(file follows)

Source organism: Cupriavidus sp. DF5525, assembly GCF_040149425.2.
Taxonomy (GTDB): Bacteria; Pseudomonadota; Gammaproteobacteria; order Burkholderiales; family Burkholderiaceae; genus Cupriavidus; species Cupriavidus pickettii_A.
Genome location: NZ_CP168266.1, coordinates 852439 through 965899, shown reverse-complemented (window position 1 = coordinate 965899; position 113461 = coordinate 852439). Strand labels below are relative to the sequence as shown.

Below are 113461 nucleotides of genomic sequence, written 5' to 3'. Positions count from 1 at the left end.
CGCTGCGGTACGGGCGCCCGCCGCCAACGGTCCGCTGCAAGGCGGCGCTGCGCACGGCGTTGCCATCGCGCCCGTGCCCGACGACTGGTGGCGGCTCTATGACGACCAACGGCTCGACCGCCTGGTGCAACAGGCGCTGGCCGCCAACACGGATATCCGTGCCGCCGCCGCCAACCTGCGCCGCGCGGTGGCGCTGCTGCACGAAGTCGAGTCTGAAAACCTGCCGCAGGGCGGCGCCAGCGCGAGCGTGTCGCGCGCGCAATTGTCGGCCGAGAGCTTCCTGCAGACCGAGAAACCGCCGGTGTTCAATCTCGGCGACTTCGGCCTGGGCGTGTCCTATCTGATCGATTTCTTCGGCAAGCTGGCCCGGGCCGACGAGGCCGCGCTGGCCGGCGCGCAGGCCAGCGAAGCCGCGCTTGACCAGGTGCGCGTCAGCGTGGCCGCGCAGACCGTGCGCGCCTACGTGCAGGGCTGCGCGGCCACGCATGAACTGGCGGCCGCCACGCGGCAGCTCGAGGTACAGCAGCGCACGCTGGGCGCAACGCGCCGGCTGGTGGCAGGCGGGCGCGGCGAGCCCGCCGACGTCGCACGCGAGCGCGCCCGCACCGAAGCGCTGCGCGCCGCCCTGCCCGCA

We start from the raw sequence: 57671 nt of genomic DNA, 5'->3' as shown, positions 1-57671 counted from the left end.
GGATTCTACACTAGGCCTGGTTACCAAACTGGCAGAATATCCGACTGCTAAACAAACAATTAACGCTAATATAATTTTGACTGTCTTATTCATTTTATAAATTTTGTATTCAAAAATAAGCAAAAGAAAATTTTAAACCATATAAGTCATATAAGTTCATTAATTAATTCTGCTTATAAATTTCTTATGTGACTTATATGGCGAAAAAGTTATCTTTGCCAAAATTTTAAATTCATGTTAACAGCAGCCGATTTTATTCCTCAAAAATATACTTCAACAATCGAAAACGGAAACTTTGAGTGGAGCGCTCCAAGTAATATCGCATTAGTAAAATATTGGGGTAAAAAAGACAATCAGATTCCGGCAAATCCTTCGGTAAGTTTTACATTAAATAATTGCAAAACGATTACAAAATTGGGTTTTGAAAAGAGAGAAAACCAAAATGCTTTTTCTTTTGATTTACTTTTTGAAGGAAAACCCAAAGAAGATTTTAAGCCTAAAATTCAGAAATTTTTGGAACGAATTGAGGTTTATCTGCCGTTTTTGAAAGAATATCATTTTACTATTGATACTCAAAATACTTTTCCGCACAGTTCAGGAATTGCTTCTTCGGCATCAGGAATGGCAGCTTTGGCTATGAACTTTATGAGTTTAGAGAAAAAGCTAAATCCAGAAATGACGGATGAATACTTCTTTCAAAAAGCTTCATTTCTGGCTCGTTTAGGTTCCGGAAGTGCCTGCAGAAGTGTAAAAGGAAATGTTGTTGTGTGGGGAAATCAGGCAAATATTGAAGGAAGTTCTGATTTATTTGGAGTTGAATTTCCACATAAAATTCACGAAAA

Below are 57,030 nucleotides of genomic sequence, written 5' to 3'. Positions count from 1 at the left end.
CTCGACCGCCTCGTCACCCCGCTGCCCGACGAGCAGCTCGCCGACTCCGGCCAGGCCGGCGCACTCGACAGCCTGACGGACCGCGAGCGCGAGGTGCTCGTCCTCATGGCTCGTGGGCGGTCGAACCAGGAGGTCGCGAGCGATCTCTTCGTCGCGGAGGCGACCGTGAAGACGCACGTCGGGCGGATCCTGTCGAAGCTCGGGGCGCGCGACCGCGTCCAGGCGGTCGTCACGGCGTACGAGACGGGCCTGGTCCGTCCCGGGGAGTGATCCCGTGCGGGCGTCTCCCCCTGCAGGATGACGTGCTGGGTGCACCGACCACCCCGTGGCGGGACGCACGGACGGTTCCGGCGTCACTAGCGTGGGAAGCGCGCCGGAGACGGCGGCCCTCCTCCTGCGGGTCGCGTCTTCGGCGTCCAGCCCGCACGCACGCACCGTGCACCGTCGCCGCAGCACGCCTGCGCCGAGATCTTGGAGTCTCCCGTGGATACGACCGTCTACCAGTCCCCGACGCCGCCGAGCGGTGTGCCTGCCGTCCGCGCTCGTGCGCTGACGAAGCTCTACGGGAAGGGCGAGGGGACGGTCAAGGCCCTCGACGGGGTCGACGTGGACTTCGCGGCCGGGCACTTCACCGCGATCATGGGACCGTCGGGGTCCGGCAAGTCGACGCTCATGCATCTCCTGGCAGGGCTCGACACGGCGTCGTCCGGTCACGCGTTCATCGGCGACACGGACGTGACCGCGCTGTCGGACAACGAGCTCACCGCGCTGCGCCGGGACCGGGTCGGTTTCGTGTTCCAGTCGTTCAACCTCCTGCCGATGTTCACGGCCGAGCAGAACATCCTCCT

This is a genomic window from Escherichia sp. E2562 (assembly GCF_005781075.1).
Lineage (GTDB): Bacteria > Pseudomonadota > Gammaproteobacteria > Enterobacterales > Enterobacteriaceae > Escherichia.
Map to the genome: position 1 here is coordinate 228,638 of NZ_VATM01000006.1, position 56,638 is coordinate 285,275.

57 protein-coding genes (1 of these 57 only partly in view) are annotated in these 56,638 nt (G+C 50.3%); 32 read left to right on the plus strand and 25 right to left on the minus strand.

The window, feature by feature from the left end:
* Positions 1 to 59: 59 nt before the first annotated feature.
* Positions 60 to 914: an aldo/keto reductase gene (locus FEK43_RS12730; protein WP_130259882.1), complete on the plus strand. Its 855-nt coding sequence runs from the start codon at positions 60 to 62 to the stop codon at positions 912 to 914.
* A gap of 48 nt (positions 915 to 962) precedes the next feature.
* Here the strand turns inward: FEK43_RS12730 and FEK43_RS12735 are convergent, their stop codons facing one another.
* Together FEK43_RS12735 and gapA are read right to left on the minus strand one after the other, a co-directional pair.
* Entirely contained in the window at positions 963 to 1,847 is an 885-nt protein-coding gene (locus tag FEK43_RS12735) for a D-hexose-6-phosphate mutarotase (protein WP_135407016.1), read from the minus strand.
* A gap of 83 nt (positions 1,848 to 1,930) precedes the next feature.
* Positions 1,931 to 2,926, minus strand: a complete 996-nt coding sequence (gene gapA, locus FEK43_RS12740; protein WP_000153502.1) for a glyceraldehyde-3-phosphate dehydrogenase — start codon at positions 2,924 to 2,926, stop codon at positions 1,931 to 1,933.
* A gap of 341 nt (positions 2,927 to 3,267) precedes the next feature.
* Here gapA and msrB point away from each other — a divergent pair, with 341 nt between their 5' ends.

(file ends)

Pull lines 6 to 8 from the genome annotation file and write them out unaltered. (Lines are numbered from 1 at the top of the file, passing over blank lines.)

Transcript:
We start from the raw sequence: 57671 nt of genomic DNA, 5'->3' as shown, positions 1-57671 counted from the left end.
GGATTCTACACTAGGCCTGGTTACCAAACTGGCAGAATATCCGACTGCTAAACAAACAATTAACGCTAATATAATTTTGACTGTCTTATTCATTTTATAAATTTTGTATTCAAAAATAAGCAAAAGAAAATTTTAAACCATATAAGTCATATAAGTTCATTAATTAATTCTGCTTATAAATTTCTTATGTGACTTATATGGCGAAAAAGTTATCTTTGCCAAAATTTTAAATTCATGTTAACAGCAGCCGATTTTATTCCTCAAAAATATACTTCAACAATCGAAAACGGAAACTTTGAGTGGAGCGCTCCAAGTAATATCGCATTAGTAAAATATTGGGGTAAAAAAGACAATCAGATTCCGGCAAATCCTTCGGTAAGTTTTACATTAAATAATTGCAAAACGATTACAAAATTGGGTTTTGAAAAGAGAGAAAACCAAAATGCTTTTTCTTTTGATTTACTTTTTGAAGGAAAACCCAAAGAAGATTTTAAGCCTAAAATTCAGAAATTTTTGGAACGAATTGAGGTTTATCTGCCGTTTTTGAAAGAATATCATTTTACTATTGATACTCAAAATACTTTTCCGCACAGTTCAGGAATTGCTTCTTCGGCATCAGGAATGGCAGCTTTGGCTATGAACTTTATGAGTTTAGAGAAAAAGCTAAATCCAGAAATGACGGATGAATACTTCTTTCAAAAAGCTTCATTTCTGGCTCGTTTAGGTTCCGGAAGTGCCTGCAGAAGTGTAAAAGGAAATGTTGTTGTGTGGGGAAATCAGGCAAATATTGAAGGAAGTTCTGATTTATTTGGAGTTGAATTTCCACATAAAATTCACGAAAA

Below are 57,030 nucleotides of genomic sequence, written 5' to 3'. Positions count from 1 at the left end.